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RAPID CITY, S.D. â€“ Much has happened in the inaugural season of the United Bucking Horse Association.
â€śWe had 11 events this year all across the country and in Canada,â€ť said Guy French, the UBHAâ€™s executive director. â€śItâ€™s been an amazing year for us, and itâ€™s just getting better.â€ť
In fact, now members of the organization are gearing up for the UBHA World Finals, set for 5 p.m. (Mountain Standard Time) Friday, Nov. 14, at the Central States Fairgrounds in Rapid City.
â€śHaving this world finals in our first year of existence is huge for the UBHA,â€ť French said. â€śThe UBHA grew faster than we anticipated, but this is a great thing for us.â€ť
The UBHA was created as a way to showcase younger bucking horses and to allow for anyone who is interested to be a horse owner. The colts do not have riders but are bucked with a mechanical dummy to allow the horses the opportunity to develop with age. The idea is catching on quite well.
â€śI feel the UBHA is the right director for breeders, especially the small breeders, because they can get their horses out there and compete against each other,â€ť said Darcy Hollingsworth, a UBHA shareholder and board member who has raised several top horses that have performed at some of the top events in the country, including the Wrangler National Finals Rodeo.
â€śWeâ€™re not relying on anybody else to show our animals.â€ť
Now those owners will get to showcase their horses during an event specifically designed to be the marquee event in the association. At each event, the 2- and 3-year-old horses accumulate points by how well they placed. The top 25 in each age division who have earned the right through the season-long qualifying will buck during the UBHA World Finals.
â€śTo be in the first year and to be able to have that kind of money to compete for is incredible,â€ť said Kenny Andrews, a former rodeo cowboy who owns several horses with his wife, Keri. â€śCan you imagine what the next couple of years are going to be like? To have that much interest in the first year is pretty exciting.
â€śIâ€™m glad we got in on the ground floor. I hope this isnâ€™t the last year we get to qualify. You know that each year the competition is just going to keep getting tougher.â€ť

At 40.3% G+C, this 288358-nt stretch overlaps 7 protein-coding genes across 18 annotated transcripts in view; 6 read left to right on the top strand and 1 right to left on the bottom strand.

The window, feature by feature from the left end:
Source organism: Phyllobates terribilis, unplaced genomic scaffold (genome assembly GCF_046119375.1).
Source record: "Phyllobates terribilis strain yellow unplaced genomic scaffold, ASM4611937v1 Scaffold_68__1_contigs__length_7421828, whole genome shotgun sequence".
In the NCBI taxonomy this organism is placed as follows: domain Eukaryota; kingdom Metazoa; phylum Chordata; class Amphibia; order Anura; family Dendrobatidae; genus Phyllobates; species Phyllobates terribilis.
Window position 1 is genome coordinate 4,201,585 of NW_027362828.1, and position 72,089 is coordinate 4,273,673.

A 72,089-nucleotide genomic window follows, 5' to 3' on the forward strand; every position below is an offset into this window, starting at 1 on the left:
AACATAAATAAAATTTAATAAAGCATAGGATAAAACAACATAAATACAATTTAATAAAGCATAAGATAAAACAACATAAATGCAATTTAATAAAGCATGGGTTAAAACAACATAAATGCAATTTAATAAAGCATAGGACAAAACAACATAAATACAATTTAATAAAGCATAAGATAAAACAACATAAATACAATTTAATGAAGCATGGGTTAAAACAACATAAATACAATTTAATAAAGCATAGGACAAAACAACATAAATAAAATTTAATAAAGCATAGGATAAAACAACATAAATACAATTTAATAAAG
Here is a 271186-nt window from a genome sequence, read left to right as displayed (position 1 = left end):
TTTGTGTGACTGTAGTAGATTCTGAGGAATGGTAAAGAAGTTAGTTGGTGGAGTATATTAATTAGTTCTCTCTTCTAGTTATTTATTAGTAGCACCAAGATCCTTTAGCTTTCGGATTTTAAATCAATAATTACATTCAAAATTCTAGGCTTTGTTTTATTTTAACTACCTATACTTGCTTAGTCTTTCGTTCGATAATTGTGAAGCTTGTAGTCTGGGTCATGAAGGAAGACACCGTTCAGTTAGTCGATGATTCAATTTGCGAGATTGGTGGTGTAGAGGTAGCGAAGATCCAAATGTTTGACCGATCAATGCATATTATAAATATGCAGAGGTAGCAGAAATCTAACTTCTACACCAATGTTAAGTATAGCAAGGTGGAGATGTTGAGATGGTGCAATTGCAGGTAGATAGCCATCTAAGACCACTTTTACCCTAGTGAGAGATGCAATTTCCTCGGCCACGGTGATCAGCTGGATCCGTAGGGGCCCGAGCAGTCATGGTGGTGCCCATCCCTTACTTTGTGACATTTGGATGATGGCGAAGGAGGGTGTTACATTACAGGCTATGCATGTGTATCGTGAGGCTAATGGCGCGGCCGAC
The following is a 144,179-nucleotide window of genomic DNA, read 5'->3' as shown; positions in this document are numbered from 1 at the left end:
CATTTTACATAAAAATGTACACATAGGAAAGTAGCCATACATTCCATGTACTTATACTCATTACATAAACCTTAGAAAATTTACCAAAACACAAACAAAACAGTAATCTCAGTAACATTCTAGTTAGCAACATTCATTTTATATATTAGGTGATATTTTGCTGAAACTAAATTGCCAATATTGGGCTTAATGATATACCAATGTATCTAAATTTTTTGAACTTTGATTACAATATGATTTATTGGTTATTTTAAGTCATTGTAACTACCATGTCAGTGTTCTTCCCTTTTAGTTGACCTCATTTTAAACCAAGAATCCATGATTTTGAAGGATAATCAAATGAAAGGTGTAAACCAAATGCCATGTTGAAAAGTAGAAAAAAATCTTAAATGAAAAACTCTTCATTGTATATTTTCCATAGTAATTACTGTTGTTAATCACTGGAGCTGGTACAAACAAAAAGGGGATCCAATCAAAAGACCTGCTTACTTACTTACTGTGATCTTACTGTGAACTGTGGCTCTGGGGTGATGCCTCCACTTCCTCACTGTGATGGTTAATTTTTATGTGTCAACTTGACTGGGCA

Thatâ€™s OK for the Andrewses. With a bit of interest, they took in the Simon Bucking Stock Sale in Guthrie, Okla., this past January and quickly found a passion for raising bucking horses.
â€śItâ€™s addicting,â€ť said Kenny Andrews, who raised his colts near Vernal, Utah. â€śI was going to start with two horses. It hasnâ€™t even been a year since Simonâ€™s Sale, and Iâ€™ve got probably 20 head.â€ť
Itâ€™s that type of momentum that has helped the UBHA grow.
â€śThe whole thing is due to Guy Frenchâ€™s vision,â€ť said Hollingsworth of Rocky Mountain House, Alberta. â€śGuy has worked very hard for this, and there have been a lot of good things happen. Thatâ€™s how the finals came about. The board of directors is an upbeat, positive bunch of guys. Everybodyâ€™s working in the same direction, so it makes it easy to have a finals.â€ť
The proof comes to Rapid City in just a few weeks.
(NewsUSA) - Up until the mid-1940s, tooth decay plagued the nation. Case in point: in 1942, almost 10 percent of the 2 million men examined by the Army were rejected for service because they didn't have 12 solid teeth out of 32.
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Since then, the debate over fluoride has escalated to become one of the country's most contentious health issues and concerns.
Although the Centers for Disease Control and Prevention (CDC) insists there is no verifiable link between fluoridated water and illnesses such as tooth discoloration, hip fractures and bone cancer as some suggest, opponents of fluoride, aren't convinced.
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